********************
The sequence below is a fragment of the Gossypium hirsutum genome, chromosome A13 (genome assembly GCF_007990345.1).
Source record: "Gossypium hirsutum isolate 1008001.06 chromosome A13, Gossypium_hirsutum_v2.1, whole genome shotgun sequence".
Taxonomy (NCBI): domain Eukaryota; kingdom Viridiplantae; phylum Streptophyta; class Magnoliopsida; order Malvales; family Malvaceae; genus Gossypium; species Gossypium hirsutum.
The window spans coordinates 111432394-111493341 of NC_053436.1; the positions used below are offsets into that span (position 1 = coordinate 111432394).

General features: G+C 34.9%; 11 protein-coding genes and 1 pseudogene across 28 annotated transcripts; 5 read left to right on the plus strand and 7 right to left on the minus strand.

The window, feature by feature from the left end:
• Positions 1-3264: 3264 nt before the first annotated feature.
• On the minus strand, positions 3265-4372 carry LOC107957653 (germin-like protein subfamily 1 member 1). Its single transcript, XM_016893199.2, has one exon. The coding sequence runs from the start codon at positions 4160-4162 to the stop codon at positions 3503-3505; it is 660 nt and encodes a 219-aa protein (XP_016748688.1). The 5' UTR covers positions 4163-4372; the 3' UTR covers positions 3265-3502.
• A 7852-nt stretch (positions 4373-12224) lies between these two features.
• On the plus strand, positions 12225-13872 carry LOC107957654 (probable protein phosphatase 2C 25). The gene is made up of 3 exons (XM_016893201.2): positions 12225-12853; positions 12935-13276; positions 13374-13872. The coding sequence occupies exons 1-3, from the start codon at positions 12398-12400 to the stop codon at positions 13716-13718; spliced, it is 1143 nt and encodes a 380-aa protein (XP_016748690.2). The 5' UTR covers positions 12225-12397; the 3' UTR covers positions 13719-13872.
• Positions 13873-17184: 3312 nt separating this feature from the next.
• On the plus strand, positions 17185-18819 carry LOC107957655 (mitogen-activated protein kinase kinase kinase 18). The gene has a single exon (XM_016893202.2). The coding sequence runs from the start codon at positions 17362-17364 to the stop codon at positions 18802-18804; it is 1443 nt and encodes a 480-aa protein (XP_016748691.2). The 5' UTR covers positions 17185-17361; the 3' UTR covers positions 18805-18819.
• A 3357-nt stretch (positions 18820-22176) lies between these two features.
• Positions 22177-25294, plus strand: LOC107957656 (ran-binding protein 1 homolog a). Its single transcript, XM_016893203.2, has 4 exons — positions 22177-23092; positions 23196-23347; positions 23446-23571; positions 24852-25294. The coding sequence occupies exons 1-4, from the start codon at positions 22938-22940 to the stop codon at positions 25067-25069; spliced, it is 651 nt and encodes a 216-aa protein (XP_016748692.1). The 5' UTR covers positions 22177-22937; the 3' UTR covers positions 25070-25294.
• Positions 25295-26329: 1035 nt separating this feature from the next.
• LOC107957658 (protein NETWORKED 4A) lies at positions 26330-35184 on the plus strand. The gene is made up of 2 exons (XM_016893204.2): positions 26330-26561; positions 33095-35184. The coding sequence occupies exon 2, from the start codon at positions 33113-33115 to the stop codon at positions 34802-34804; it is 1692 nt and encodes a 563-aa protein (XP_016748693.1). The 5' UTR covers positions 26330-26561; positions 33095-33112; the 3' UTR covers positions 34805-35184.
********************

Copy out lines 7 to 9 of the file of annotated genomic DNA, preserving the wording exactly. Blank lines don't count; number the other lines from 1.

• Positions 1-3264: 3264 nt before the first annotated feature.
• On the minus strand, positions 3265-4372 carry LOC107957653 (germin-like protein subfamily 1 member 1). Its single transcript, XM_016893199.2, has one exon. The coding sequence runs from the start codon at positions 4160-4162 to the stop codon at positions 3503-3505; it is 660 nt and encodes a 219-aa protein (XP_016748688.1). The 5' UTR covers positions 4163-4372; the 3' UTR covers positions 3265-3502.
• A 7852-nt stretch (positions 4373-12224) lies between these two features.